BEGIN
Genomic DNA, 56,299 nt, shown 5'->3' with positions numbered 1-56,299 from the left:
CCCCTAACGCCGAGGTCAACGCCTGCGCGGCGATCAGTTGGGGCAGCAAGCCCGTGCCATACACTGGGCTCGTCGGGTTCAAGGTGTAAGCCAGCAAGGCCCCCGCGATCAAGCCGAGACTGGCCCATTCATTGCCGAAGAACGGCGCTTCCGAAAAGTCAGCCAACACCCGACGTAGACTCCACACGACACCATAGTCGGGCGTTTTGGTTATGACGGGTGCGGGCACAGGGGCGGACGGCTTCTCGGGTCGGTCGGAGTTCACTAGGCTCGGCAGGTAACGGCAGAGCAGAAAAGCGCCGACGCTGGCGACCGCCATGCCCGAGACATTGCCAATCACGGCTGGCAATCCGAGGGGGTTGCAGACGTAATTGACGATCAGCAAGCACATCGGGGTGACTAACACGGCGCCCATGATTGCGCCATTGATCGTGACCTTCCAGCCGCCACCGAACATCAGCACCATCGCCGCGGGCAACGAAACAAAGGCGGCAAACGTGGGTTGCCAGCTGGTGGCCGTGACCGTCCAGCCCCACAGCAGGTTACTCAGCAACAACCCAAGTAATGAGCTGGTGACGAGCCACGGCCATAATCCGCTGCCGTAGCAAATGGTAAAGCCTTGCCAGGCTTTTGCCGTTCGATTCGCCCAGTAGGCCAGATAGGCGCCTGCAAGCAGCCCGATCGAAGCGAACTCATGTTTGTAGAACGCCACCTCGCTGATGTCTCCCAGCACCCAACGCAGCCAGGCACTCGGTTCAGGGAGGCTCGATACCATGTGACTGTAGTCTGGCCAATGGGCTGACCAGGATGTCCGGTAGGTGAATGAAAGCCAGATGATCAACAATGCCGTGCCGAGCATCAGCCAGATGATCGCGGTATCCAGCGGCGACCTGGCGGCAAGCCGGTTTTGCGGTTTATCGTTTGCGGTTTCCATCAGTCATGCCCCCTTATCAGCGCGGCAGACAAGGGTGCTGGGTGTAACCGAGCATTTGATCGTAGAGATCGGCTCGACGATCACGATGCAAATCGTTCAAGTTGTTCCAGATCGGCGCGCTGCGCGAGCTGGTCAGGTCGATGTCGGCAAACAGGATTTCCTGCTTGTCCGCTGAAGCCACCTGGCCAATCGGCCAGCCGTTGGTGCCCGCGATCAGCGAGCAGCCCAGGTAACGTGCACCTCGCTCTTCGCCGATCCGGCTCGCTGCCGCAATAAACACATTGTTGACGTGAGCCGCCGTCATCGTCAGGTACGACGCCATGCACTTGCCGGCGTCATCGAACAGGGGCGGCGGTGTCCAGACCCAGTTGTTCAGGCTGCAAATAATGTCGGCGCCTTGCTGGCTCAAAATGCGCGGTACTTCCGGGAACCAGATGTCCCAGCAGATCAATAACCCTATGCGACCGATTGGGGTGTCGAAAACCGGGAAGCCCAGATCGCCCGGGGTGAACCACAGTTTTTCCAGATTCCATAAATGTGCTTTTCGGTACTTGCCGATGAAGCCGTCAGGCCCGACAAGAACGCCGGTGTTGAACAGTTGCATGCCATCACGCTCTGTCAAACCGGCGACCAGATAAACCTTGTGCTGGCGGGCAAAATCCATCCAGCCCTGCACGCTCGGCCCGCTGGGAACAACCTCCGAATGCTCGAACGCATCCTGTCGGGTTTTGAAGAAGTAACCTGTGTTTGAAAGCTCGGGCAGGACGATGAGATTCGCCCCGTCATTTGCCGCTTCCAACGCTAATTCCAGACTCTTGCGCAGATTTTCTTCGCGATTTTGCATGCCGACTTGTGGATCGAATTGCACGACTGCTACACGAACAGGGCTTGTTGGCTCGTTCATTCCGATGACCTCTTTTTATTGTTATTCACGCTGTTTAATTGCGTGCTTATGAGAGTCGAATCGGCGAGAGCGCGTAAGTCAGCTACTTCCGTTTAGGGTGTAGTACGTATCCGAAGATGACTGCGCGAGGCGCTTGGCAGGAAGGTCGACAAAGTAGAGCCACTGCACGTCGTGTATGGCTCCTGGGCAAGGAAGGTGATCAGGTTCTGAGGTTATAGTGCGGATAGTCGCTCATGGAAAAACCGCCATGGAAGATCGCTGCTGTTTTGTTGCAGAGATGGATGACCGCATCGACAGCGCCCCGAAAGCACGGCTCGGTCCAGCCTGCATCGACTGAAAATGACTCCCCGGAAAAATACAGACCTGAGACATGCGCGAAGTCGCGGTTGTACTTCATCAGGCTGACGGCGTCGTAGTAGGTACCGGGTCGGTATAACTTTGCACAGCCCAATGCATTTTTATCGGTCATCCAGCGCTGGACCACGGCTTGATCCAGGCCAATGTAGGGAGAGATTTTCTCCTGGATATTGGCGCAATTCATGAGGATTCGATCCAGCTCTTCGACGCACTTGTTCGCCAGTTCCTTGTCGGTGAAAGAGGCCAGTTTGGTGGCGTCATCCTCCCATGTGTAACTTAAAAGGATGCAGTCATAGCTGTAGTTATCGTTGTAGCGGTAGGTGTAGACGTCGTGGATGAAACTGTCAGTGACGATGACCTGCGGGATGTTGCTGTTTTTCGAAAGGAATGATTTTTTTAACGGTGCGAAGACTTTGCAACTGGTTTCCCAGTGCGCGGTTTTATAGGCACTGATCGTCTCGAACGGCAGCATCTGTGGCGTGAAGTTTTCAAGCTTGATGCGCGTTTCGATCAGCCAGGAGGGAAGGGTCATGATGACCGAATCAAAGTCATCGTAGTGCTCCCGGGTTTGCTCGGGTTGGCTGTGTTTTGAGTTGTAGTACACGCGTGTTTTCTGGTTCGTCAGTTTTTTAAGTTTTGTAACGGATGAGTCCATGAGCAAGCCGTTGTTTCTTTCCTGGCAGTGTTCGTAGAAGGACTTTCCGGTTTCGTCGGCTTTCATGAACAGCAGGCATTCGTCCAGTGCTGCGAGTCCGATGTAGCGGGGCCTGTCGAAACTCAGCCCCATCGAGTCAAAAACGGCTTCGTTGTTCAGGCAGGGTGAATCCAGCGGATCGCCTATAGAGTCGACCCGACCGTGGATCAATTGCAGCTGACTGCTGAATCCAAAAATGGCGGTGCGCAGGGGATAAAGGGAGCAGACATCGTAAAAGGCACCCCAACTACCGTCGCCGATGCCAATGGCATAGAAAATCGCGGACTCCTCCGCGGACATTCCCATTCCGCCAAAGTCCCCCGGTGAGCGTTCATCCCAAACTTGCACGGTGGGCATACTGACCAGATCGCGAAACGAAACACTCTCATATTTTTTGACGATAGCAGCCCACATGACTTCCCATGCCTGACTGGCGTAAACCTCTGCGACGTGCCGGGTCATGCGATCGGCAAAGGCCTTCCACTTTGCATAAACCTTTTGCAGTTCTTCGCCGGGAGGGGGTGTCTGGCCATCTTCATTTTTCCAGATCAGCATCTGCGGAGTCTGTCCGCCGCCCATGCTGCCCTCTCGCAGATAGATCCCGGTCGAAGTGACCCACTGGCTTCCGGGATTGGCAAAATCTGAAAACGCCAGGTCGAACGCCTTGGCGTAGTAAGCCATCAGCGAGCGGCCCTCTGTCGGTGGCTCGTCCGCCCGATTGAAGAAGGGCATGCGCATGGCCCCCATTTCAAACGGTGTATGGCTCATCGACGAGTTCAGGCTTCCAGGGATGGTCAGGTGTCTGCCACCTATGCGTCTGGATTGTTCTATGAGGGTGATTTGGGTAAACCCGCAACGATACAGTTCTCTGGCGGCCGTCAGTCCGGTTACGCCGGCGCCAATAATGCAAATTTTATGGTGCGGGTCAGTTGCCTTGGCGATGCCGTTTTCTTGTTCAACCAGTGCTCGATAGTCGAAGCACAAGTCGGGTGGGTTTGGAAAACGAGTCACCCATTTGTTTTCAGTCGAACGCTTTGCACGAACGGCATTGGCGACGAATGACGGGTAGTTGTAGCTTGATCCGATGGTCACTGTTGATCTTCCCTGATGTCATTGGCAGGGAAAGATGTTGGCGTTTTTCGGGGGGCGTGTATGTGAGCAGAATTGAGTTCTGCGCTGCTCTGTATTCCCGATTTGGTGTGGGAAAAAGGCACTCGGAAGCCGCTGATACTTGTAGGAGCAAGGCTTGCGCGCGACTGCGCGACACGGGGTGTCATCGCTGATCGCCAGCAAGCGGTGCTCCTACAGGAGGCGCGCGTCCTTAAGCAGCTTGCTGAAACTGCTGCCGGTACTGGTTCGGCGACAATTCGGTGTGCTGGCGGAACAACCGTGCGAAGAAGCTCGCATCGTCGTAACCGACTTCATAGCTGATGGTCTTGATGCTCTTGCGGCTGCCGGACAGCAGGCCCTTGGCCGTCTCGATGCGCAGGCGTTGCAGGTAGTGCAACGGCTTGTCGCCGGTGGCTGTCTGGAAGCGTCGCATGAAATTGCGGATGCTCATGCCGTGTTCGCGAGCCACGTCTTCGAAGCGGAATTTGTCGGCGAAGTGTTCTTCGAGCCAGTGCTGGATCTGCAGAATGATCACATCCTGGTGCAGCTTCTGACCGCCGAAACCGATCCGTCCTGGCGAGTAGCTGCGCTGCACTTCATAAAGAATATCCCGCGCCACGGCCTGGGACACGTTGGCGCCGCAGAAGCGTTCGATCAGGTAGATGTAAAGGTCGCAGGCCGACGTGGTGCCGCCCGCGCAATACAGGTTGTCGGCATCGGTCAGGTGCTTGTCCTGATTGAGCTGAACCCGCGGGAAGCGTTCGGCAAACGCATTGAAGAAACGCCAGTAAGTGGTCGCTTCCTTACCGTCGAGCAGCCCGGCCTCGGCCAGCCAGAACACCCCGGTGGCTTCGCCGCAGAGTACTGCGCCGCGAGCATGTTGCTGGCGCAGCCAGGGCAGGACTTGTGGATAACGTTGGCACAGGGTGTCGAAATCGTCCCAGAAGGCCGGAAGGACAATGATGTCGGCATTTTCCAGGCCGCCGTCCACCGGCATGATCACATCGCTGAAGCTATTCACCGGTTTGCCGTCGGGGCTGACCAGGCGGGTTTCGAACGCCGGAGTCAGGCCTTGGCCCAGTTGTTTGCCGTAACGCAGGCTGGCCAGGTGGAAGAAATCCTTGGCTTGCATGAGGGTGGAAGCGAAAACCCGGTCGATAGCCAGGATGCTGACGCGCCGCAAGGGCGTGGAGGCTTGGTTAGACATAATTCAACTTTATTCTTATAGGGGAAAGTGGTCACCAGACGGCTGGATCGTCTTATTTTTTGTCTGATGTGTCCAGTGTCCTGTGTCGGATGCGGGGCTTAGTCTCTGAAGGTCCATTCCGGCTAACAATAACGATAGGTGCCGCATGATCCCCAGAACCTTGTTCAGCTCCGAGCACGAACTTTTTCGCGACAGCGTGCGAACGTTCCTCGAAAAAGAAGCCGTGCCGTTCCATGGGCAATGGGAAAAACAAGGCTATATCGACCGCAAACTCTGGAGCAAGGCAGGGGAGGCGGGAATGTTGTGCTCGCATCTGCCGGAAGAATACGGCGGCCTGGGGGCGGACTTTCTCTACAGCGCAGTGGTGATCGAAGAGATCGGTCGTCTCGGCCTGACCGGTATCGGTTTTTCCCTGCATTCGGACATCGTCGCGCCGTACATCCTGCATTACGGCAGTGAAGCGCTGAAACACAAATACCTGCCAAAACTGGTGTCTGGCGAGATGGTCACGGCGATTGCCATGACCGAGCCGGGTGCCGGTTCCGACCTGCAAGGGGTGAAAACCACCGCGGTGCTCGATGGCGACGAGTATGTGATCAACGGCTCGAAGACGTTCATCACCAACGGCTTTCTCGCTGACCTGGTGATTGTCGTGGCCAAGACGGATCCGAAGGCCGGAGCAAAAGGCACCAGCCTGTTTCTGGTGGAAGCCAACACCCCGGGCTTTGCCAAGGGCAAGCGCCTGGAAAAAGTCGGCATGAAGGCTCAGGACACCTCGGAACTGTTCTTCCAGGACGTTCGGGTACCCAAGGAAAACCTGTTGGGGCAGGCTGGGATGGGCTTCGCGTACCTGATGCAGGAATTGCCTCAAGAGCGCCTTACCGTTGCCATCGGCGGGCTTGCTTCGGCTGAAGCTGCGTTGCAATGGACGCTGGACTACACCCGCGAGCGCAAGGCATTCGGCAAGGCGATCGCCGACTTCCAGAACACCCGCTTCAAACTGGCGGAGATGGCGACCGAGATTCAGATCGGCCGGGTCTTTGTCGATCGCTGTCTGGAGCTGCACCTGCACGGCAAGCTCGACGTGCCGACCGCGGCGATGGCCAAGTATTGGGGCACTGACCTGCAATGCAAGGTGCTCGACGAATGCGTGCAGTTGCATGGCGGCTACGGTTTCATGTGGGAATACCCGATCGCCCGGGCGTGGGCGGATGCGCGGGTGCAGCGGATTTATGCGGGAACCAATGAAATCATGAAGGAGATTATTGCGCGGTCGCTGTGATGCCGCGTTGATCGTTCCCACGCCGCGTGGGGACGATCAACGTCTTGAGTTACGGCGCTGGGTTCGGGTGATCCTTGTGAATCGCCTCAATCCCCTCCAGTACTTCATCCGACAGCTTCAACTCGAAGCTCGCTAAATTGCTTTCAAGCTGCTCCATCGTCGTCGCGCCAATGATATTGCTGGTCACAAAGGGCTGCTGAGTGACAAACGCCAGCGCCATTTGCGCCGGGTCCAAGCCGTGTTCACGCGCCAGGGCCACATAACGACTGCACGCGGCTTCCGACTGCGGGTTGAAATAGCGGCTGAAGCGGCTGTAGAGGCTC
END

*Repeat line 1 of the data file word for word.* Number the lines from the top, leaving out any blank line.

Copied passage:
Genomic DNA, 56,299 nt, shown 5'->3' with positions numbered 1-56,299 from the left: